Friday, February 13, 2009

Cone Zero: Nemonymous 8 edited by D F Lewis (2008)

Cone Zero: Nemonymous 8 edited by D F Lewis

Megazanthus Press 2008

"The names of the authors who created the short fiction within this book are shown below but not in the same order as the titles in the contents list"

Neil James Hudson
Colleen Anderson
Jeff Holland
John Grant
A J Kirby
Eric Schaller
Kek W
S D Tullis
Stephen Bacon
Sean Parker
Dominy Clements
Bob Lock
Grant Wamak
David M Fitzpatrick

The Fathomless World: “They’d told him his head was in the clouds: that’s why he was taller than anyone else”.

The Gawkers are observers, and The Tall Man, an artist; this being so, one might have thought that their coexistence would be mutually rewarding. But the Gawkers might not have even noticed The Tall Man if he hadn’t cut a branch from the tree and begun carving it. By doing this, they told him, he had stopped something from forming into something else. And now he must pay for that crime.

He is banished to wander for all time in the Fathomless Building.

This story begins like a simple fantasy-SF tale or parable; and as The Tall Man lives out his punishment and somehow transcends it, the story takes on fairy tale qualities. It will probably remain in mind for a long time.

The Point of Oswald Masters: Oswald Masters’ latest art gallery ‘installation’ is a series of five cones of decreasing dimensions. But Oswald is furious when his work is first exhibited. It seems the exhibit is incomplete. There should be a sixth cone of zero height, zero diameter and zero volume…

Without this last cone, which Oswald considers the most perfect, the exhibit is meaningless; any attempt to review the work will entirely miss the point.

The search begins for this perfect cone of zero proportions, and an amusing idea is projected into realms of inspired lunacy and satire. Every unkind thought you’ve ever had about pretentious artists asking good money to look at heaps of bricks surface as Oswald and his long-suffering agent pursue the missing cone zero. A genuinely involving and funny story that actually had me laughing out loud.

Cone Zero: The first of four stories here to share its title with that of the anthology. The narrator visits his friends, the identical Ian and Steve, and begins a journey into a mind-bending drug-induced nightmare suggesting scenes from Withnail and I on a bad trip, the humour less forgiving.

Someone – or several people – leave identically misspelled, threatening messages on the door, the toilet resembles part of another much older building, and the stereo plays music from hell, while the girl with the green hair looks decidedly unwell. A look behind the curtains into someone’s private hell, this one is uncompromising and unrelenting.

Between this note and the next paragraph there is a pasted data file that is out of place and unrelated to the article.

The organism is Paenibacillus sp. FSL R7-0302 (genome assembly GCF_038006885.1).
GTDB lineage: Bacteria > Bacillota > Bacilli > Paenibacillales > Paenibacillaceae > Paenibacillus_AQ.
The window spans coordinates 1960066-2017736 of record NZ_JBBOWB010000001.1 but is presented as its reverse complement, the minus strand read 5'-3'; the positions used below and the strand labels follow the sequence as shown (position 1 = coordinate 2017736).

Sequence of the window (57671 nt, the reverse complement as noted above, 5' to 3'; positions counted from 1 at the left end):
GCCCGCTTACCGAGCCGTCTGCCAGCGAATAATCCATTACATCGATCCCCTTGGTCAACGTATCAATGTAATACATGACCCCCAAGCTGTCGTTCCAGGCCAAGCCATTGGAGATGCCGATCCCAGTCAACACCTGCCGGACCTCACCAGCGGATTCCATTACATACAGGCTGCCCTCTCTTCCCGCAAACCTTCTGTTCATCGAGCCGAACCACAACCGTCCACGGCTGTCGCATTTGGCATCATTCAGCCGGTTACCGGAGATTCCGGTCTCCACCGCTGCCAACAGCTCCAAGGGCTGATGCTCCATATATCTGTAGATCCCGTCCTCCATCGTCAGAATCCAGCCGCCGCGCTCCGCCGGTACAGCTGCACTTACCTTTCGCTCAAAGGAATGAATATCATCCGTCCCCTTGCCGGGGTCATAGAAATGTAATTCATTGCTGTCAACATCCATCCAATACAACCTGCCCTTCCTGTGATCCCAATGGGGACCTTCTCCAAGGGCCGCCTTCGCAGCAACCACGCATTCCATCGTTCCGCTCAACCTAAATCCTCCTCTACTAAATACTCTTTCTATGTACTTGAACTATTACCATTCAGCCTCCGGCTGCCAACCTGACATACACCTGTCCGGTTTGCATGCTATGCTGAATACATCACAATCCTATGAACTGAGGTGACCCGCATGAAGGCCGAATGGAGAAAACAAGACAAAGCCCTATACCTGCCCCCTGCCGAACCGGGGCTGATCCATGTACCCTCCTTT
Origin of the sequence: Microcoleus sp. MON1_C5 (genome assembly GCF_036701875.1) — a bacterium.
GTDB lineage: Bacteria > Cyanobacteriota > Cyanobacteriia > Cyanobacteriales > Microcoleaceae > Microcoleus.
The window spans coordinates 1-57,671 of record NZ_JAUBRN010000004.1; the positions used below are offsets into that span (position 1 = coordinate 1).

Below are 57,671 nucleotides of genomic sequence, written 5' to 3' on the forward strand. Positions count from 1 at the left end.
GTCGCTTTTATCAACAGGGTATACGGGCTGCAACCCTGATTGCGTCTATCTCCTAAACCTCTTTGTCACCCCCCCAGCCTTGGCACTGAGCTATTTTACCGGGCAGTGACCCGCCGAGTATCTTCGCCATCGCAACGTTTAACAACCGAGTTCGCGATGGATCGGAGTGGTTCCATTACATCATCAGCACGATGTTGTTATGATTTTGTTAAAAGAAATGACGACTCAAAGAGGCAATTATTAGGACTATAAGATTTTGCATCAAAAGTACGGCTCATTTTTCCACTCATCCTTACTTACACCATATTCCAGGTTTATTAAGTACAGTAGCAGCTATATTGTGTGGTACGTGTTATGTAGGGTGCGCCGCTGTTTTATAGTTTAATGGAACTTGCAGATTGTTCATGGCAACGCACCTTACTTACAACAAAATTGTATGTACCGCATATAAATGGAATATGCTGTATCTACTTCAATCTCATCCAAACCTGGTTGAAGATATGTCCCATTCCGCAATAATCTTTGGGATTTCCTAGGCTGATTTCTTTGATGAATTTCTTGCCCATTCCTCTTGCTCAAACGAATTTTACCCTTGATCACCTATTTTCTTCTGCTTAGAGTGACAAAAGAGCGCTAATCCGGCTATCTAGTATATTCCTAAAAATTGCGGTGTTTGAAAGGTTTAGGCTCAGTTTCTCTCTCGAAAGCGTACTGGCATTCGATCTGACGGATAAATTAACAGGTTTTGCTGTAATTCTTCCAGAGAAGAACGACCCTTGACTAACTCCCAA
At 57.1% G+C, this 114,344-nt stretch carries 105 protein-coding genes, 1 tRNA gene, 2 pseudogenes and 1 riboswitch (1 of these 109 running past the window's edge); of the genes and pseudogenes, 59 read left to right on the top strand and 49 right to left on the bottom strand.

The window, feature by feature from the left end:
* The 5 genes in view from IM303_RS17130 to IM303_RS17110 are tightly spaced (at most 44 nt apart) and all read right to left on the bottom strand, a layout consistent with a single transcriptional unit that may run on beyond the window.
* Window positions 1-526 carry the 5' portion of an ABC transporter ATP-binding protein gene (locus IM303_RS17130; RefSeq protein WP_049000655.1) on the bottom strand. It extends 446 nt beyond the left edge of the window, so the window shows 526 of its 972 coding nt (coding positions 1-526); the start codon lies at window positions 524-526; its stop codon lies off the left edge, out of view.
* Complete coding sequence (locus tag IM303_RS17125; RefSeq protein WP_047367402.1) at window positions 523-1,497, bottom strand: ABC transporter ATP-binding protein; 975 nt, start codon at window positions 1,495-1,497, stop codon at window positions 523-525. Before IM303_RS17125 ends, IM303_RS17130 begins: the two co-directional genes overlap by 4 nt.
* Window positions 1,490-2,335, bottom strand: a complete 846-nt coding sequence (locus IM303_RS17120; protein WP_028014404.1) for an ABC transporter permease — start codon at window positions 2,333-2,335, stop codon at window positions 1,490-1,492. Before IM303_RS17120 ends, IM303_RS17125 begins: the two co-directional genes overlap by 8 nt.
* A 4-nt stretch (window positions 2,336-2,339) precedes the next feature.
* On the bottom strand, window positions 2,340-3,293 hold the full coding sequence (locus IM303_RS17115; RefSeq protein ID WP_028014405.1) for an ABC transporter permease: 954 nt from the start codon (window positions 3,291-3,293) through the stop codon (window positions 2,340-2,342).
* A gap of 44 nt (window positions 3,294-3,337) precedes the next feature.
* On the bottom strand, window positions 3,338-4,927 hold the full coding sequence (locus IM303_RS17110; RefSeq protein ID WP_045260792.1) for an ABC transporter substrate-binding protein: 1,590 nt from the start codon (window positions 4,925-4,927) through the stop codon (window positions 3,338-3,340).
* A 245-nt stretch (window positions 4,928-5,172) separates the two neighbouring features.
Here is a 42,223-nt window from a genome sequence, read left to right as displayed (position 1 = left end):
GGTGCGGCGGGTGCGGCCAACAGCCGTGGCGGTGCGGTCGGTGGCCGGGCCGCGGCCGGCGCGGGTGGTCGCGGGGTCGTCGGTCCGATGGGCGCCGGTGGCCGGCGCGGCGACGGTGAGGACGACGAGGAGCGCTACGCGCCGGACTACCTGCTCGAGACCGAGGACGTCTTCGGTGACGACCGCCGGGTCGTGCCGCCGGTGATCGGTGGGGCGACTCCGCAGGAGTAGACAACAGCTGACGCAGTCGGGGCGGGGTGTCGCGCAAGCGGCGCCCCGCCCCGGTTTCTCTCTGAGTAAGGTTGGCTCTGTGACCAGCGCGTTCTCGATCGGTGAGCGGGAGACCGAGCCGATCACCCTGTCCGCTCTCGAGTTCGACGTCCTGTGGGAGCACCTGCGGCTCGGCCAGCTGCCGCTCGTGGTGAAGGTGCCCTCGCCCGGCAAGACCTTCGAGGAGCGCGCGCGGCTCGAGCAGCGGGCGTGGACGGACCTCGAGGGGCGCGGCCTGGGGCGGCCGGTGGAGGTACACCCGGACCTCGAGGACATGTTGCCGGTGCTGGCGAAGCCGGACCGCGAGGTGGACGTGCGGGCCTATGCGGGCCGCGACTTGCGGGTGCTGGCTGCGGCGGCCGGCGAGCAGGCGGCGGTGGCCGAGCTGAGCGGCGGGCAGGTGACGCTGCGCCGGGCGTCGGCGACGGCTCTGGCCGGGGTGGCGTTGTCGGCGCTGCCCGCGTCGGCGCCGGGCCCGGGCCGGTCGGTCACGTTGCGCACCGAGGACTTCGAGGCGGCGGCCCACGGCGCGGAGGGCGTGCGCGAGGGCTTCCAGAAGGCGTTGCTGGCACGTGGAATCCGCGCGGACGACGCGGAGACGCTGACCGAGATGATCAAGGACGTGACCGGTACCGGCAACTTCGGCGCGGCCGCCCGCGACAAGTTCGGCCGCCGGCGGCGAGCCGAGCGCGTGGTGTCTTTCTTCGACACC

Cone Zero: The second story to share the anthology’s title is one of the best Nemonymous stories that I’ve read yet; in fact I think it would grace any anthology it appeared in. Wise has had an accident and has sustained a head injury. This wouldn’t be good news at any time, but it’s particularly unfortunate here as this story is set in a grim alternate world where medicine and surgery have been outlawed, crimes punishable by death, and even the patients, the victims, are considered culpable.

Wise wakes up in what seems to be a secret hospital staffed by volunteers, aware that even if he recovers, there will be no return to his family and previous life.

As the story progresses, he begins to have doubts about the volunteers caring for him, and even about the other patients in the ward. Is it possible they’re watching him, waiting for him to make a move?

When he does move, the story takes a turn into even more bizarre regions, involving a ‘Slow War’ and the rewriting of history. The writing here is good, touched with brilliance, and there’s a brutal double-murder which will have any thriller-reader tightening his grip on the pages. If there’s satirical comment here, I’ll leave others to explore it; simply taken as a bizarre piece of SF, this one should repay most readers cost of admission.

Click on the picture above or this link to order the book.

More to come...

Sunday, February 08, 2009

The Thinking Man's Crumpet 2, edited by Caroline Callaghan and Coral King.

This is the cover for issue 2 of The Thinking Man's Crumpet, drawn by Rog Pile and Coral King, from an original idea by Coral King. :)

Seem to be a lot of creepy crawly things around here lately, which does my arachnophobia no good at all... :-/

The Thinking Man's Crumpet Magazine